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April 19, 2007

In Damascus, a Lot of Uninvited Guests


by Dahr Jamail

DAMASCUS - The massive influx of Iraqi refugees into Syria has brought rising prices and overcrowding, but most Syrians seem to have accepted more than a million of the refugees happily enough.

"I'm looking at it this way," 35-year-old Amri Alaby told IPS. "There are more people who can now consume, money circulation has increased, and it is good for the economy."

Alaby, who owns a sweets shop in the Souq al-Hamidiyya area downtown admitted that prices have increased somewhat as a result of the influx of about 1.5 million Iraqis. That is one reason that not all Syrians are as accommodating towards their new guests.

"The prices are going up, everything is going up because of the Iraqis coming here," said Adel al-Jabbah, 74-year-old owner of a spice shop in the Bab Touma area of Damascus. "A house that was 15 million Syrian pounds is now 40 million Syrian pounds."

Al-Jabbah believes that Iraqi refugees are rich, because they pay the asking price to Syrian landlords, real estate agents and business owners.

"They are people who are going to buy," he said. "Any price you want, you are going to get it from them."

Al-Jabbah was unwittingly describing the escalating problem of Syrian landlords and businesses extorting money from Iraqis desperate enough to pay anything for a secure place to live.

The refugee crisis continues to escalate every day. Suburban trucks commonly hired by Iraqis fleeing from Baghdad to Syria line many streets in neighborhoods of Damascus where Iraqis are congregating.

Adhem Mardini, a public information assistant with the United Nations High Commissioner for Refugees (UNHCR) office in Damascus says the UNHCR is working alongside the government of Syria, the Red Crescent and other groups to bring relief to the rising number of refugees.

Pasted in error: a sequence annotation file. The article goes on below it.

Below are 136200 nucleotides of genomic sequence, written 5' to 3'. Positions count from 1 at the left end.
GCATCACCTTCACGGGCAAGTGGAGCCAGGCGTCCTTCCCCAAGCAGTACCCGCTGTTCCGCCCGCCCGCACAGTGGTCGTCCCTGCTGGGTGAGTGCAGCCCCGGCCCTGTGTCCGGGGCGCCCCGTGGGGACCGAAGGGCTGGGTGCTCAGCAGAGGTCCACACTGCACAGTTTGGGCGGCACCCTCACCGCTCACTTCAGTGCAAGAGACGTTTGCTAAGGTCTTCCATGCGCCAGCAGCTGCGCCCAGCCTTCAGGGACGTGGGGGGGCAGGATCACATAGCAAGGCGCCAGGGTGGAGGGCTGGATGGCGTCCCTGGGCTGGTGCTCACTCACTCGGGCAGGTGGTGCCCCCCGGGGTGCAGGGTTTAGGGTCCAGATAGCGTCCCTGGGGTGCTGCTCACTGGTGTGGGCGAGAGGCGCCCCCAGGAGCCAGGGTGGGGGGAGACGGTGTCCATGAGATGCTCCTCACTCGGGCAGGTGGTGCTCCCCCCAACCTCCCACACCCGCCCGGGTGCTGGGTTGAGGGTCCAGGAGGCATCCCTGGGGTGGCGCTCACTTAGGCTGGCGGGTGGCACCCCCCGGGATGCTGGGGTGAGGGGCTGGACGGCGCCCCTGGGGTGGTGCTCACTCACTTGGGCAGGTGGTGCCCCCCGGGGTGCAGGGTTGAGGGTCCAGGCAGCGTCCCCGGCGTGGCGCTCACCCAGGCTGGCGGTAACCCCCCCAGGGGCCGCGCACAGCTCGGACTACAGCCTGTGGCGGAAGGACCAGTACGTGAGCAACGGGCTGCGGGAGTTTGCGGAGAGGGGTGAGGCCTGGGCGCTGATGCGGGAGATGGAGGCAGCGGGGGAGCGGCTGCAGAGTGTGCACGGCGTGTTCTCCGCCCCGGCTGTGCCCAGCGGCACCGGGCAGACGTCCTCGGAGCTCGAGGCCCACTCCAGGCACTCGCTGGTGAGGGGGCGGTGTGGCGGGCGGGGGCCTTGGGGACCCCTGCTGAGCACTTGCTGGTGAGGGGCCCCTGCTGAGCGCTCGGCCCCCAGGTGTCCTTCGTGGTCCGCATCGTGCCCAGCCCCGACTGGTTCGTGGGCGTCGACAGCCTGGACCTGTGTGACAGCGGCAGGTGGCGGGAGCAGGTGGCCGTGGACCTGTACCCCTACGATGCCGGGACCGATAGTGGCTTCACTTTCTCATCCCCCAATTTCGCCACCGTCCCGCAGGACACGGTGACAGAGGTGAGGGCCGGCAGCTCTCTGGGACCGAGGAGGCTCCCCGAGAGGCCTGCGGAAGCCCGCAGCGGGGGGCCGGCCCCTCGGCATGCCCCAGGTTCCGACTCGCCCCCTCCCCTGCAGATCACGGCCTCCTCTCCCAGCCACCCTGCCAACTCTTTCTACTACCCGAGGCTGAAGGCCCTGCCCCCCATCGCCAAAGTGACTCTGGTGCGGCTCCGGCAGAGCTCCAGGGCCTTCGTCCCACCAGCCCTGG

Mardini told IPS that at least a thousand Iraqis enter Syria every day, and that the UNHCR is short of staff and funding.

"We have an emergency conference in Geneva Apr. 17-18," Mardini told IPS. "And we are praying that we will obtain more help from it because the Iraqis are suffering so much. The Iraqis coming here are completely desperate, and we need all the help we can get."

In a commentary on the situation of Iraqis in Syria, government daily al-Baath called the situation "a real crisis," and complained of soaring food and rent prices as a result of the huge influx. Iraqi refugees now comprise roughly 8 percent of the Syrian population of about 18 million.

But while many Syrians complain about rising prices and other difficulties as a result of the influx, they are sympathetic towards the refugees, and blame the U.S. government rather than the refugees themselves.

"Bush is responsible for all of this," Adnan, a 51-year-old merchant in the Bab Touma district of Damascus told IPS. "He burnt the Middle East and caused this suffering. We support the Iraqis here, but he is ultimately at fault."

Many other Syrians expressed solidarity with their neighbors from the south.

"We are with the Iraqis, they are our brothers and we believe in one Arabic nation, so they are having no negative impact on the Syrian people," said Abdel Aziz, 30-year-old owner of a stationery store. "We are giving all we can just for the resistance of the Iraqis to withstand this unjust occupation crisis."

Azizi added, "No matter what pressure comes to the Syrians from this situation, they will do their best for their neighbors."

(Inter Press Service)

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    Originally from Anchorage, Alaska, Dahr Jamail writes about the effects of the US occupation on the people of Iraq, since the mainstream media in the US has in large part, he believes, failed to do so.

    Dahr has spent a total of 5 months in occupied Iraq, and plans on returning in October to continue reporting on the occupation. One of only a few independent reporters in Iraq, Dahr will be using the DahrJamailIraq.com website and mailing list to disseminate his dispatches and will continue as special correspondent for Flashpoints Radio.

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